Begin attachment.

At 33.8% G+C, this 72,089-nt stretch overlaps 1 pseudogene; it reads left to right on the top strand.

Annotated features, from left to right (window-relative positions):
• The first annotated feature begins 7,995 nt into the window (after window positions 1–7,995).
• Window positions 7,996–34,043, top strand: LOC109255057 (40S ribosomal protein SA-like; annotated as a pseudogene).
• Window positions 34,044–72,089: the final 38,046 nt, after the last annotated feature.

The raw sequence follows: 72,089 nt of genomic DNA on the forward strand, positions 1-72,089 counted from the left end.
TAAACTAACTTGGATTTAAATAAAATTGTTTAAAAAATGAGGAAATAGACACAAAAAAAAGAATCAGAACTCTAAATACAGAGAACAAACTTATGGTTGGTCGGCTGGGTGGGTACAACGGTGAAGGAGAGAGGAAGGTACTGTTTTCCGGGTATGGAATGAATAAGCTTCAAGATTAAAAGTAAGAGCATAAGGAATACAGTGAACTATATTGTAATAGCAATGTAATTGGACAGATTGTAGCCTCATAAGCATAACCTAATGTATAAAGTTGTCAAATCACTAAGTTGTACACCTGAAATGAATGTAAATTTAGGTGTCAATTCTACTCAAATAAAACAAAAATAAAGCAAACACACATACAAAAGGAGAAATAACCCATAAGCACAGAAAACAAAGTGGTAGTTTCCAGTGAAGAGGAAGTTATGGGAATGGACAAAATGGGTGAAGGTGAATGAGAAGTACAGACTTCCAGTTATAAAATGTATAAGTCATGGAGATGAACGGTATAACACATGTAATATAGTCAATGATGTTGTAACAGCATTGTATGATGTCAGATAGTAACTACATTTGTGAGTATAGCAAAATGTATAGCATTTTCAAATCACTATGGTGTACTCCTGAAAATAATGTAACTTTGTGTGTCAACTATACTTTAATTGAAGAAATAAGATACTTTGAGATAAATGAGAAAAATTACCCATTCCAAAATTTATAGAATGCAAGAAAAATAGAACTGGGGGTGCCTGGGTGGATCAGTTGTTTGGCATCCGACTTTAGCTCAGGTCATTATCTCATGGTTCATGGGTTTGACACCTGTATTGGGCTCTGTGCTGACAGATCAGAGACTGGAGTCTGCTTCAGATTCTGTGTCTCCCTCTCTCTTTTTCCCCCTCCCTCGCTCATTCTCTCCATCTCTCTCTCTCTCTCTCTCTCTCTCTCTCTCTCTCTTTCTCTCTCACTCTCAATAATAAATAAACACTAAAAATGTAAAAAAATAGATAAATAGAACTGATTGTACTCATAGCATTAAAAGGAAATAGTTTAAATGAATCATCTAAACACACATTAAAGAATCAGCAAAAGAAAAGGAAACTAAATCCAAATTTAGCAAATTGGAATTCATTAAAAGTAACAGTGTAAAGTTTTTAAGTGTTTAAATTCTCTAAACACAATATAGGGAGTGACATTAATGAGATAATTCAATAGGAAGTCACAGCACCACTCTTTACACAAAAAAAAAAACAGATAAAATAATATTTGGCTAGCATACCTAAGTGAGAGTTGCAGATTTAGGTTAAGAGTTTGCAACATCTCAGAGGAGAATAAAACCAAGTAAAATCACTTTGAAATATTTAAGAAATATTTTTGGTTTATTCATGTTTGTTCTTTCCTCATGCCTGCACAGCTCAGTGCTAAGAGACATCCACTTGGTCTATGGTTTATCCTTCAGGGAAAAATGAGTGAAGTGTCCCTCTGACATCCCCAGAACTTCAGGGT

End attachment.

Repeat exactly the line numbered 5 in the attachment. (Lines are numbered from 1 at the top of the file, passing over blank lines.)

• Window positions 34,044–72,089: the final 38,046 nt, after the last annotated feature.